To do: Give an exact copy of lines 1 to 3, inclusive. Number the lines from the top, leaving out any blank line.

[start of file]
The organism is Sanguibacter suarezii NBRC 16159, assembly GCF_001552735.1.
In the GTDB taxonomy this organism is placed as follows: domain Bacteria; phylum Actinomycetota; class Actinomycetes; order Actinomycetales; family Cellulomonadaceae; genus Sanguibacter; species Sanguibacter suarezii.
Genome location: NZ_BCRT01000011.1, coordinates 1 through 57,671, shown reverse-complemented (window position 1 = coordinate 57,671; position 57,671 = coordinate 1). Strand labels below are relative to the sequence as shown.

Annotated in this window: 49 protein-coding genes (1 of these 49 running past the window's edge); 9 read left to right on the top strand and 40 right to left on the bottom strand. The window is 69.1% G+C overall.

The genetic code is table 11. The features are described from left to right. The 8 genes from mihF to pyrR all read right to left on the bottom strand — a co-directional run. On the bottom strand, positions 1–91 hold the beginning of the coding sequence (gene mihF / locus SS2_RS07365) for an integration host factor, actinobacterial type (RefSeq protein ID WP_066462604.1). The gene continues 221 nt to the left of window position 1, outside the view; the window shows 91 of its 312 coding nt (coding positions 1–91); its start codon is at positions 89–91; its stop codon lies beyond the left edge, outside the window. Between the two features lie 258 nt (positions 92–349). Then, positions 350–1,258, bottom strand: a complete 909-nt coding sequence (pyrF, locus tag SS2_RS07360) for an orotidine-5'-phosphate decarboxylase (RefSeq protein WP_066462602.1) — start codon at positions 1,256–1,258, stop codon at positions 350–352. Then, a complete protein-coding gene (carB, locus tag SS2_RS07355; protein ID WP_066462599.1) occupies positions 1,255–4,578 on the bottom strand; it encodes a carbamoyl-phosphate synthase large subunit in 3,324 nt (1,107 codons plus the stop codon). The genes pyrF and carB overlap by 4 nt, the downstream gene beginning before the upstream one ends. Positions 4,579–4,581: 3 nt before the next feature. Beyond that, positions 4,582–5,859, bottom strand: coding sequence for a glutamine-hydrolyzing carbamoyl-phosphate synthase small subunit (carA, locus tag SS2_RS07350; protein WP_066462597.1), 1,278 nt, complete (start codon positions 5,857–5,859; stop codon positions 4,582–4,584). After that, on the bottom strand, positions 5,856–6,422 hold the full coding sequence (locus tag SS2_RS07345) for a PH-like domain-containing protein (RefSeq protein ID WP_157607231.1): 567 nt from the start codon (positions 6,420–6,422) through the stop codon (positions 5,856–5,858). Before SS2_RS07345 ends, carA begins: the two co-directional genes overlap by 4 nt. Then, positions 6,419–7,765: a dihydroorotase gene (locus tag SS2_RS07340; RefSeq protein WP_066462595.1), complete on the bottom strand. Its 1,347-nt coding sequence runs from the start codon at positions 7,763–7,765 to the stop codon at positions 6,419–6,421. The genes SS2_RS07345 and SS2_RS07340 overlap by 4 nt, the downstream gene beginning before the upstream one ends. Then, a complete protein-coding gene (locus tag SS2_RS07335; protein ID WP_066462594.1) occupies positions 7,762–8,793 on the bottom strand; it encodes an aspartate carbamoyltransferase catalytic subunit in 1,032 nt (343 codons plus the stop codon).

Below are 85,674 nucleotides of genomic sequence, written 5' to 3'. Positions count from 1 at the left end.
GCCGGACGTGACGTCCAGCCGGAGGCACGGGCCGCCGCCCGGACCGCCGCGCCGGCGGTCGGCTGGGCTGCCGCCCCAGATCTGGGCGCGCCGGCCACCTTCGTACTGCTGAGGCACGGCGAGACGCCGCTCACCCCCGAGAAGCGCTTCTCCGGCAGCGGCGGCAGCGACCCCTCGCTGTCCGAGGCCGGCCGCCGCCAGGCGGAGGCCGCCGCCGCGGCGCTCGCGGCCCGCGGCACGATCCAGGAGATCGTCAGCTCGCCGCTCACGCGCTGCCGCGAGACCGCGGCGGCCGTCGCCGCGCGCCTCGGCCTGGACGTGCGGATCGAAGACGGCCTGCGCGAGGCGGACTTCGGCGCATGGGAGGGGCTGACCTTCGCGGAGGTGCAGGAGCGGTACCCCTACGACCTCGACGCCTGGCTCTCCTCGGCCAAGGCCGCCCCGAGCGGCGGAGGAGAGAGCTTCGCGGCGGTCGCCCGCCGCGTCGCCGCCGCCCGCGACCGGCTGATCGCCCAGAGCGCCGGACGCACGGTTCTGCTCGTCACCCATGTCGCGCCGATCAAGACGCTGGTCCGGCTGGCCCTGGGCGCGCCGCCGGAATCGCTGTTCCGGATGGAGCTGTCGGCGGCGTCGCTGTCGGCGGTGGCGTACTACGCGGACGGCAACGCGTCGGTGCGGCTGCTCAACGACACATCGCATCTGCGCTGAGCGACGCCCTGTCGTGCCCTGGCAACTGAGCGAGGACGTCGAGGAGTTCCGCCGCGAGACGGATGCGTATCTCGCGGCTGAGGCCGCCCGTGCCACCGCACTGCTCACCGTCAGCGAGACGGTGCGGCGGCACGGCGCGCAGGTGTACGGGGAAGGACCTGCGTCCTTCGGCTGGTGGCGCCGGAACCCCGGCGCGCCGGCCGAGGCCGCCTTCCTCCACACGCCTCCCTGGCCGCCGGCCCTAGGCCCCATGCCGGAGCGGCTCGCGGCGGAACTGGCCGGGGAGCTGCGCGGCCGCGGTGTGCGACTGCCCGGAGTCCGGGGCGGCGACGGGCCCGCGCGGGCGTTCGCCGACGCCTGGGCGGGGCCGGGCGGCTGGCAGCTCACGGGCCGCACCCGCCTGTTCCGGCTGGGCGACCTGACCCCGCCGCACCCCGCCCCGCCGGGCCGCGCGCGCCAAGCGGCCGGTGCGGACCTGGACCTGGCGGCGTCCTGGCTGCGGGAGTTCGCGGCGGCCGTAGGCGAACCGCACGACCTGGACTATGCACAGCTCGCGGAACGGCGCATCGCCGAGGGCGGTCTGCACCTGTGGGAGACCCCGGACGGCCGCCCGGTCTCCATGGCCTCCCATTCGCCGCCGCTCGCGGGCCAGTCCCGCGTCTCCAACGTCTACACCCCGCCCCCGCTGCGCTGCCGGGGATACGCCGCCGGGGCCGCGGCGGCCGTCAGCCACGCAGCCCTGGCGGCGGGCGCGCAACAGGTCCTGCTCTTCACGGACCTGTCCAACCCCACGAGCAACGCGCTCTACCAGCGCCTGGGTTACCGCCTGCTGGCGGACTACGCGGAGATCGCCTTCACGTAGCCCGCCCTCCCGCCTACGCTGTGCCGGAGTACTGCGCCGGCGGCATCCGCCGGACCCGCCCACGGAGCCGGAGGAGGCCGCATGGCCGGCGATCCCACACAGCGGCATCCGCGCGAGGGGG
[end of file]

The organism is Sanguibacter suarezii NBRC 16159, assembly GCF_001552735.1.
In the GTDB taxonomy this organism is placed as follows: domain Bacteria; phylum Actinomycetota; class Actinomycetes; order Actinomycetales; family Cellulomonadaceae; genus Sanguibacter; species Sanguibacter suarezii.
Genome location: NZ_BCRT01000011.1, coordinates 1 through 57,671, shown reverse-complemented (window position 1 = coordinate 57,671; position 57,671 = coordinate 1). Strand labels below are relative to the sequence as shown.